Weather forecast: It’s been hot. It’s currently hot. And there’s a 100% chance of it continuing to be hot for the foreseeable future! That’s not just tough on us humans, but on our pets as well. If they are outside, please make sure they have access to shade and plenty of clean water.
Sadly, hundreds of pets die each year from being left in a hot car and this is absolutely one of the most preventable types of death there is. We’ve all heard the excuses: “Oh, it will just be a few minutes while I run into the store,” or “But I cracked the windows…” The most polite response we can muster is “Malarkey.”
According to the American Veterinary Medical Association, the temperature inside your vehicle can rise almost 20 degrees in just 10 minutes and almost 30 degrees in 20 minutes. And the longer you wait, the higher it goes. At one hour, your vehicle’s inside temperature can be more than 40 degrees higher than the outside temperature, so even on a 70-degree day, that’s 110 degrees inside your vehicle! And cracking the windows makes no difference. The most effective plan is just don’t do it. The harm that can be done to your beloved pet is harsh and, potentially, fatal. Your pet can quickly suffer brain damage or die from heatstroke or suffocation.
According to the Humane Society of the United States, we should all watch for signs of heat stress – heavy panting, glazed eyes, a rapid pulse, unsteadiness, a staggering gait, vomiting or a deep red or purple tongue. Also according to the HS of the US, if you see an animal in a car exhibiting signs of heat stress, call your local animal care and control agency or police department immediately and take the following steps:
Get the vehicle’s tag number and enter the nearest store or business to request an emergency announcement be made about a pet left in a hot vehicle.
Go back and wait for police at the vehicle.
We know some folks are reluctant to “get involved,” but please remember getting involved may save the life of that precious furbaby.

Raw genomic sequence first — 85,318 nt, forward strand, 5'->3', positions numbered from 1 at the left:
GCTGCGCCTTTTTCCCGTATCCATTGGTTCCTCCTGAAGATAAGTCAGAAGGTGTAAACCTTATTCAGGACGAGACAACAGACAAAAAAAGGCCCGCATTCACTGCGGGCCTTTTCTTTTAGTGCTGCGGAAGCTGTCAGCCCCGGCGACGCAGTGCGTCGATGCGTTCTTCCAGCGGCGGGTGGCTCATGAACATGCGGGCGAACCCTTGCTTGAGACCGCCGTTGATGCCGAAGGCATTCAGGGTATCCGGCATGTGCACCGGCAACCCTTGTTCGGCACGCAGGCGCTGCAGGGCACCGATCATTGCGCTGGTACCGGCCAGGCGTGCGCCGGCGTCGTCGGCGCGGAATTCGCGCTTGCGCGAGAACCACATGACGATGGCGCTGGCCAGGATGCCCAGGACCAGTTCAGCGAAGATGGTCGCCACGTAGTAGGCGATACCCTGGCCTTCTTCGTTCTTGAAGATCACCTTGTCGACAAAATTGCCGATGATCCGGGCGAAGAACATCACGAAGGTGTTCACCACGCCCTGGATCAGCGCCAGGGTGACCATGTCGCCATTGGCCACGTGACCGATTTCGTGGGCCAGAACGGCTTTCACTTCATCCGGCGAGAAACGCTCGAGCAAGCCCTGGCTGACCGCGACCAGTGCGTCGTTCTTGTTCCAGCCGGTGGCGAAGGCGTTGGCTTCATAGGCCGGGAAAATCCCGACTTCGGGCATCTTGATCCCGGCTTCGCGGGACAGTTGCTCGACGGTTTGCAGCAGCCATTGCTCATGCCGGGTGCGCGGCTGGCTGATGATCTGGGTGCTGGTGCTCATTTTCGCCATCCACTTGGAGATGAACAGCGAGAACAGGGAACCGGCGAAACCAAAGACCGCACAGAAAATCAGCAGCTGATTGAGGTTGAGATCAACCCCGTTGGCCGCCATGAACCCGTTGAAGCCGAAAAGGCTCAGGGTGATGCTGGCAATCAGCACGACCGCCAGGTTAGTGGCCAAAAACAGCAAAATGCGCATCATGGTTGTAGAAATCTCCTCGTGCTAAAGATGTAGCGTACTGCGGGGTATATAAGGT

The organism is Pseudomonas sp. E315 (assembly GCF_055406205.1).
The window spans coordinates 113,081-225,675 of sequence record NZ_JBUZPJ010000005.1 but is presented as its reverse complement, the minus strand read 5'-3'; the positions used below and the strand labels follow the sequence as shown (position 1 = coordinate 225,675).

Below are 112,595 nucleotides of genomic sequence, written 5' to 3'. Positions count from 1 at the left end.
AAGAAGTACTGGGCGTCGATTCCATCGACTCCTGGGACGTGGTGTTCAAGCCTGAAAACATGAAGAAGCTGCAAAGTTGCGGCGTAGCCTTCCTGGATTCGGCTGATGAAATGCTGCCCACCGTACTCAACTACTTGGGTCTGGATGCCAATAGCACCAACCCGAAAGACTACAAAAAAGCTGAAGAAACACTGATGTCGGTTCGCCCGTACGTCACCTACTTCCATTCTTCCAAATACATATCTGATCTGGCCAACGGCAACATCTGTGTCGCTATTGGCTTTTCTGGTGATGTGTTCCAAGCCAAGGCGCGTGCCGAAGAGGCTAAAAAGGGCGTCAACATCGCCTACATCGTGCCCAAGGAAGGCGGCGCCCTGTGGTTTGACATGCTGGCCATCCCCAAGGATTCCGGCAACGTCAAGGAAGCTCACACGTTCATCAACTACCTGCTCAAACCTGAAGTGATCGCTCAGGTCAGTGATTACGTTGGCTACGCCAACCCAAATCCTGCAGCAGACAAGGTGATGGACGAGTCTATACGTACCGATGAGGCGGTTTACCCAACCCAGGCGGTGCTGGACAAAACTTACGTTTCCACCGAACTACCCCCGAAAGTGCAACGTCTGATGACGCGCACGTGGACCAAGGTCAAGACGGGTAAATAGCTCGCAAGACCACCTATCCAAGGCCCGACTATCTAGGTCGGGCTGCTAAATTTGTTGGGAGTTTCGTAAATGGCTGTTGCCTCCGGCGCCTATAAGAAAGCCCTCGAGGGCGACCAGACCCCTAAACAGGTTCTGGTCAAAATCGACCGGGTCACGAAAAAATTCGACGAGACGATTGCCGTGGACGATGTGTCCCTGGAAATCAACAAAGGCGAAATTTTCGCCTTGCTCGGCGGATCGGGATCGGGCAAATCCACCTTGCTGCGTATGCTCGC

Pets of the Week
We’d like to introduce you to this handsome gentleman. Gunner is a two-year-old Lab mix and he currently is a svelte 74 pounds. Sadly, he and his brother were found as strays a few weeks ago by Yellville Animal Control. We thought for sure someone would come looking for them, but our hopes went unfulfilled and now Gunner is ready to check out of this “hotel” and move on with his furever family. And those humans will be so lucky!
Gunner is such a good boy. He walks well on a leash, appears to be housebroken, is good with other dogs and has shown no interest in the cats when walked by our Cattery. Due to his breed, he may be prone to chasing other animals, but we’re not sure. Because Gunner is so full of energy and loves to play, we don’t recommend him with smaller children just because his enthusiasm might cause him to accidentally knock them down. We know he would regret doing so, but sometimes his enthusiasm gets the better of him.
Elsie does her best to teach her son, Angus, the importance of being well-groomed.
This week, we’re also featuring Elsie and Angus. Elsie came into our shelter mid April with a whole litter of new babies. She is a gorgeous torbie (tortoiseshell tabby) and we believe she’s around four to five years old. They were found abandoned in Mountain Home. Elsie has been such a good little Mama but all of her babies have now been adopted, except for Angus (yes, after the cow breed, since his Mama was named after a famous cow). Angus was born around March 20 and is a handsome buff tabby. He can be a little pushy during feeding time but plays and rough houses with the other kittens in the Cattery and loves to play outside in the Catio.
If you’d like to meet Gunner, Elsie, or Angus, or any of our other current adoptables, please come see us at Have a Heart Pet Shelter, 657 Highway 202 West in Yellville or call us at 870/449-7387. They’re all waiting to meet you and hope to see you soon!!